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French Avinton bikes coming

One of the shortest books in the world must surely be the history of French motorcycle manufacturing with few notable entries from Peugeot, Sherco and Voxan.
Now there is a new chapter being added by Avinton Motorcycles who will start exporting their bikes to Australia, New Zealand, Asia and North America in mid 2014.
The new French motorcycle manufacture is the vision of company president Cédric Klein.
“As far as I’m concerned, motorcycles and mechanics seduced me at a very young age, and the flame never flickered. The passion continues to become stronger as the years go by. After a long period of pondering the direction of the motorcycle industry, I wanted to take my passion to another level, and finally created this line of devilishly sexy motorcycles,” Klein humbly states.

Avinton Roadster
Avinton Roadster

“Avinton will bring back the concept of the gentleman rider and even go further to sculpt the idea into a new type of motorcycle culture.”
The muscle bikes are visually and dynamically inspired by the late Carroll Shelby’s famous AC Cobra race cars from the compact body with a high power-to-weight ratio, right down to the GT stripes.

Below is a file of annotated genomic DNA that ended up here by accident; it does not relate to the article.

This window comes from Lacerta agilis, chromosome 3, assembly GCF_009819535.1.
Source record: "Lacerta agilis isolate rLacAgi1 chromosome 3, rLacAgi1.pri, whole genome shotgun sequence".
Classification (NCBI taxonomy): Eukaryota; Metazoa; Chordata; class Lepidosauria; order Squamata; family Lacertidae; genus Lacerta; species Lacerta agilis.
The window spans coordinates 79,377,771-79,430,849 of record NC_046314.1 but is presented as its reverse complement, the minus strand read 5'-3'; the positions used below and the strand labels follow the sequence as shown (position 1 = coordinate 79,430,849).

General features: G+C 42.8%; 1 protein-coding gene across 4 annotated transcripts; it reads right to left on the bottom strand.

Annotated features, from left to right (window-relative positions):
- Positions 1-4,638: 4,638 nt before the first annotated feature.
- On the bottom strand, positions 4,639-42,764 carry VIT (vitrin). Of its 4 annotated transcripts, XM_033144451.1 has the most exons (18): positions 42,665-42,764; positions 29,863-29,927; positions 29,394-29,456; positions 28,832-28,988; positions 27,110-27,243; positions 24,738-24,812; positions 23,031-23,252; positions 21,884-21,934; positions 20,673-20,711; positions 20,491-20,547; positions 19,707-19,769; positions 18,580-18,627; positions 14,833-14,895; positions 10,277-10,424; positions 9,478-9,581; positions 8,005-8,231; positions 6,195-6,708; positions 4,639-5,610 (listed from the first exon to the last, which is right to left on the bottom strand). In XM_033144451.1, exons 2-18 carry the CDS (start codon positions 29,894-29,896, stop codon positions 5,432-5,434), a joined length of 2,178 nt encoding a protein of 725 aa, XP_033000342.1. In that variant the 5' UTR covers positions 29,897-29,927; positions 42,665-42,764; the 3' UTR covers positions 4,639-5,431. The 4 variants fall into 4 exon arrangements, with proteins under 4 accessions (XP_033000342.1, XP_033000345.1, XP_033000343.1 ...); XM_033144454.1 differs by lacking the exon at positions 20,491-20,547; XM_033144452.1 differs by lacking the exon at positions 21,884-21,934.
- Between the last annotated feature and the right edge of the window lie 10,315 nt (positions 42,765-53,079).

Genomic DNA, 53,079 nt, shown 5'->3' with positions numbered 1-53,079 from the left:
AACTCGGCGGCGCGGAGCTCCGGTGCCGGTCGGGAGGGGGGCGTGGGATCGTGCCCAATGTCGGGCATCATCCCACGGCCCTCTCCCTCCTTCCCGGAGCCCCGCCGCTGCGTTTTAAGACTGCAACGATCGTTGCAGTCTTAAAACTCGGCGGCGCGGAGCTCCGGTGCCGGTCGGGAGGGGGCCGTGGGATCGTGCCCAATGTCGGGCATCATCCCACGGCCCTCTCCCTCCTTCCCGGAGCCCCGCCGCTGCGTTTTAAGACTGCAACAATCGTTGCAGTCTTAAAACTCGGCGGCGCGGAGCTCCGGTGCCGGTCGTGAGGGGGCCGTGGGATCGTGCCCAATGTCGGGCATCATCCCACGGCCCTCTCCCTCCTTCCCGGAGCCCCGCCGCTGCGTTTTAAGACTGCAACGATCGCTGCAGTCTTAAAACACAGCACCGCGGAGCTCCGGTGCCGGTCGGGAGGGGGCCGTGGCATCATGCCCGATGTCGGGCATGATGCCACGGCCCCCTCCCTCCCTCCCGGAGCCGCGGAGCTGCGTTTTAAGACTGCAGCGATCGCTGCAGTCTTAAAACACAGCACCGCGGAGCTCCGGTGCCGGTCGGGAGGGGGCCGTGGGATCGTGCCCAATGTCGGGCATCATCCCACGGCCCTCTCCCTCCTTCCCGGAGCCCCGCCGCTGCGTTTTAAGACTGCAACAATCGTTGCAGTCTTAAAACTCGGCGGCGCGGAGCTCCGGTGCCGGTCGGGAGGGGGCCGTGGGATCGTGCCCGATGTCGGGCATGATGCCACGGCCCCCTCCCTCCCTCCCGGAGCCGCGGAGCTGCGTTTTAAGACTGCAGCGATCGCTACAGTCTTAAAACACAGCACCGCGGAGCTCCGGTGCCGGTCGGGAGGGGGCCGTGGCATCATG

These gentlemen’s bikes are powered by a Keihin carby-fed 1647cc S&S V-twin engine with 90kW of power and 168Nm of torque, a five-speed Andrews gearbox and aluminium or carbonfibre where a lot of bikes use plastic.
“It breaks my heart to see plastic pieces replace those that were once made of metal,” says Klein.

Avinton Roadster and Race
Avinton Roadster and Race

“The idea of sacrificing quality in hopes of slashing prices takes away the motorcycle’s natural nobility, as if the object itself is no longer of importance.”
About 300 Avinton bikes a year are handmade by five craftsmen in the village of Sommières, near Montpellier, in the south of France.
So, although they may not weigh much, expect a hefty price tag ranging from about $40,000 to $65,000, plus duty and shipping costs.
There are three models, the Roadster muscle bike, the GT cafe racer and Race superbike with six different finishes; Collector, Vintage, Deluxe, Grand Sport, Super Snake and Cult.
Avinton allows customers to pick and choose from a range of expensive and exclusive options so that each bike is different.
All bikes come with a two-year parts and labour warranty.
Marketing manager Stéphane Devaux says they have received “a lot of requests” from Australia and New Zealand.
“But for the present time, we haven’t taken any order, because we have found an official importer for all the Asia/Pacific area (including Australia and New Zealand) and we prefer to wait for his official establishment to sell our bikes,” he says.
“These two countries should be open in just one year. He has to open before some other countries like Japan, Hong Kong, Singapore, Indonesia, Malaysia.
“The Avinton Muscle-bikes should be available on the US market in less than one year because it’s a lot of job to find the different dealers and to organize a national launch.”